If the voltage tests are good, you can do the final assembly as described earlier. It is exactly the same except that you have to wire leads to the "dying battery" jack and the test points as well as the main output jack. This board is a little tighter than the basic model, so I found it more convenient to add the epoxy beads for strain-relief before pressing the board in place. Use the White-Out trick described earlier to locate the hole for the LED and drill that.

To extend the shafts of the trimpots, I employed short lengths of 1/4" diameter acrylic rod and attached them with epoxy cement. If you buy the kit, suitable material is included. If you are rolling-your-own, PLEASE USE PLASTIC ROD, NOT METAL! You might be able to find a cocktail stirrer of the right thickness.

To center the extension on the shaft, cut a short piece of ordinary plastic tape in half lengthwise and wrap it around the end of one of the rods. Mix a small amount of quick-setting epoxy, put one drop inside the "cup" that you have created, and place carefully onto the shaft of one trimpot. Hold as straight as you can for a bit until the adhesive has set enough to hold on its own. Do the same for the other extension.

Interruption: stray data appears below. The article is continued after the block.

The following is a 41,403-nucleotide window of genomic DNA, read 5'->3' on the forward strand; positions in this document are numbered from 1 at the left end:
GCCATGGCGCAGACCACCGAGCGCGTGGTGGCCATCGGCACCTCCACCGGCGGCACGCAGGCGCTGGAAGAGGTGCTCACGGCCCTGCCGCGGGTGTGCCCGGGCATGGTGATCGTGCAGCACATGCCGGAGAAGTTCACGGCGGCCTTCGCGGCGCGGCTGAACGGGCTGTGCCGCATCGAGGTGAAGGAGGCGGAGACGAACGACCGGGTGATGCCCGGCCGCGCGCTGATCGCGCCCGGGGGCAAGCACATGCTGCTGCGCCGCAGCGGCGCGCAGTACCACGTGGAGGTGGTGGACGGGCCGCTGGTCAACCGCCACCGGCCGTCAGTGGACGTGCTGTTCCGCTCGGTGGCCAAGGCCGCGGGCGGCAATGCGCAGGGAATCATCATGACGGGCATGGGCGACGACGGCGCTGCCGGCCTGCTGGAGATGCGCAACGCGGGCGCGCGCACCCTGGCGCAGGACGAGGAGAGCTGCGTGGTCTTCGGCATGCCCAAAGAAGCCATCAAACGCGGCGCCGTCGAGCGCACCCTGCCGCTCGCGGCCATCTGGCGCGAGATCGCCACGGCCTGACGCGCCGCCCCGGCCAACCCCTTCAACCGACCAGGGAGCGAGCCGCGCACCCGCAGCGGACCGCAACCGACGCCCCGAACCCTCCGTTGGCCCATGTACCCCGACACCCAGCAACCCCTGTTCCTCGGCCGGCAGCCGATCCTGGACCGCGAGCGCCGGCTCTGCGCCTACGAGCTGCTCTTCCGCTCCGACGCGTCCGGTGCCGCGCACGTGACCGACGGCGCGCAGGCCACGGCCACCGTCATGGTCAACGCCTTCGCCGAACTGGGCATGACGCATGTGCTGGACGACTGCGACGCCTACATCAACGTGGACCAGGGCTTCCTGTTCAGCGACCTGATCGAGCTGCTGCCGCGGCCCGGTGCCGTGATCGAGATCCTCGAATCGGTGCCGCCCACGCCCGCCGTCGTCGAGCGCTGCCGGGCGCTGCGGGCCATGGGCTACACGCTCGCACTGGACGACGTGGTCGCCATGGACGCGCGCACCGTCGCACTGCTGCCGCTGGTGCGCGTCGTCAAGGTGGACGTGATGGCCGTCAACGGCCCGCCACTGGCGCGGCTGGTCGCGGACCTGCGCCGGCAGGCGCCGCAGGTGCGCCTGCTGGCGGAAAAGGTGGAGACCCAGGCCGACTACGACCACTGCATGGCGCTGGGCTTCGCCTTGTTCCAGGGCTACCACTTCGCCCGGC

When the epoxy has thoroughly cured, use the  White-Out trick again to locate holes for the extended shafts. When squaring the cover over the enclosure, use both the corners of the enclosure and the location of the LED as your guides.

When you pick knobs, be sure that they don't have too wide a skirt; my SKU 0806D fits well. I set the voltage adjust trimpot such that the 12 O'clock position of its knob marks about 9 volts, but this is a matter of convenience and personal preference.

Patch Cords

You will want to have a few of these available, usually about 3 feet long. The specified plug has a 2.1 mm inside diameter, and it mates correctly with the output jack shown on the Small Wart side. Depending on what you are powering, you may need a different type of plug on the equipment side. Since I use 2.1 mm power jacks on all my gear, I use the specified plugs and wire them shell-to-shell and center-to-center. The cable is a #22 zip cord that is commonly sold for connecting miniature speakers. Some brands ID the conductors with a stripe on one of the leads, while others have one tinned lead and one bare copper. Musicians will want to ID the plug barrels for easy tracing in stage environments, and this can be arranged either with colored heat shrink tubing or a liquid plastic/rubber coating such as is used to put handles on metal tools.